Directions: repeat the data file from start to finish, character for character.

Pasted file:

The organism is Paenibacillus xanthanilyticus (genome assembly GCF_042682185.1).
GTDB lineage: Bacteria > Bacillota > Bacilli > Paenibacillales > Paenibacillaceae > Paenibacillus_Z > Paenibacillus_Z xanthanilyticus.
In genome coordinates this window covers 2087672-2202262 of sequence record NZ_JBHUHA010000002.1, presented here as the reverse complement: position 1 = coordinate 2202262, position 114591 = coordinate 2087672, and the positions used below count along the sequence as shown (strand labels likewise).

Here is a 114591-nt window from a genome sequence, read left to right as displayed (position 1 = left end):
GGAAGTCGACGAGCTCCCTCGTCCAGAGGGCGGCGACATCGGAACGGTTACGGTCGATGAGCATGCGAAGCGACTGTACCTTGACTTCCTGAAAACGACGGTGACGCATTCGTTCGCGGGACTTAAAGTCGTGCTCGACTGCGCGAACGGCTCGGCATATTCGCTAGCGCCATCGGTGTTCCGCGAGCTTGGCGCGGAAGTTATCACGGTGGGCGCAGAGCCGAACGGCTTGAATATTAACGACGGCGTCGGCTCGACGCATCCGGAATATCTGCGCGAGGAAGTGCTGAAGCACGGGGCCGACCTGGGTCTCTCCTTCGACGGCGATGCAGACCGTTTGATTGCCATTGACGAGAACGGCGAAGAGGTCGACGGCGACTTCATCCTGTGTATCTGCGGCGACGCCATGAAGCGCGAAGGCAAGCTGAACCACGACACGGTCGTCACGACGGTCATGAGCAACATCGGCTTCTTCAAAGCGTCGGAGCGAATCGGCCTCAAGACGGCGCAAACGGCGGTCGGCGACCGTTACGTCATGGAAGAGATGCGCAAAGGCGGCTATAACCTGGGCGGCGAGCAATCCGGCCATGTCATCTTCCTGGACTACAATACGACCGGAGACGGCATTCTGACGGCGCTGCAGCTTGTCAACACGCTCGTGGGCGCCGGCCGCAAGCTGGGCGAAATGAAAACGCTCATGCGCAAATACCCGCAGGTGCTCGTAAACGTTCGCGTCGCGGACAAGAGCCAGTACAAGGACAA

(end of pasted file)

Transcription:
The organism is Paenibacillus xanthanilyticus (genome assembly GCF_042682185.1).
GTDB lineage: Bacteria > Bacillota > Bacilli > Paenibacillales > Paenibacillaceae > Paenibacillus_Z > Paenibacillus_Z xanthanilyticus.
In genome coordinates this window covers 2087672-2202262 of sequence record NZ_JBHUHA010000002.1, presented here as the reverse complement: position 1 = coordinate 2202262, position 114591 = coordinate 2087672, and the positions used below count along the sequence as shown (strand labels likewise).

Here is a 114591-nt window from a genome sequence, read left to right as displayed (position 1 = left end):
GGAAGTCGACGAGCTCCCTCGTCCAGAGGGCGGCGACATCGGAACGGTTACGGTCGATGAGCATGCGAAGCGACTGTACCTTGACTTCCTGAAAACGACGGTGACGCATTCGTTCGCGGGACTTAAAGTCGTGCTCGACTGCGCGAACGGCTCGGCATATTCGCTAGCGCCATCGGTGTTCCGCGAGCTTGGCGCGGAAGTTATCACGGTGGGCGCAGAGCCGAACGGCTTGAATATTAACGACGGCGTCGGCTCGACGCATCCGGAATATCTGCGCGAGGAAGTGCTGAAGCACGGGGCCGACCTGGGTCTCTCCTTCGACGGCGATGCAGACCGTTTGATTGCCATTGACGAGAACGGCGAAGAGGTCGACGGCGACTTCATCCTGTGTATCTGCGGCGACGCCATGAAGCGCGAAGGCAAGCTGAACCACGACACGGTCGTCACGACGGTCATGAGCAACATCGGCTTCTTCAAAGCGTCGGAGCGAATCGGCCTCAAGACGGCGCAAACGGCGGTCGGCGACCGTTACGTCATGGAAGAGATGCGCAAAGGCGGCTATAACCTGGGCGGCGAGCAATCCGGCCATGTCATCTTCCTGGACTACAATACGACCGGAGACGGCATTCTGACGGCGCTGCAGCTTGTCAACACGCTCGTGGGCGCCGGCCGCAAGCTGGGCGAAATGAAAACGCTCATGCGCAAATACCCGCAGGTGCTCGTAAACGTTCGCGTCGCGGACAAGAGCCAGTACAAGGACAA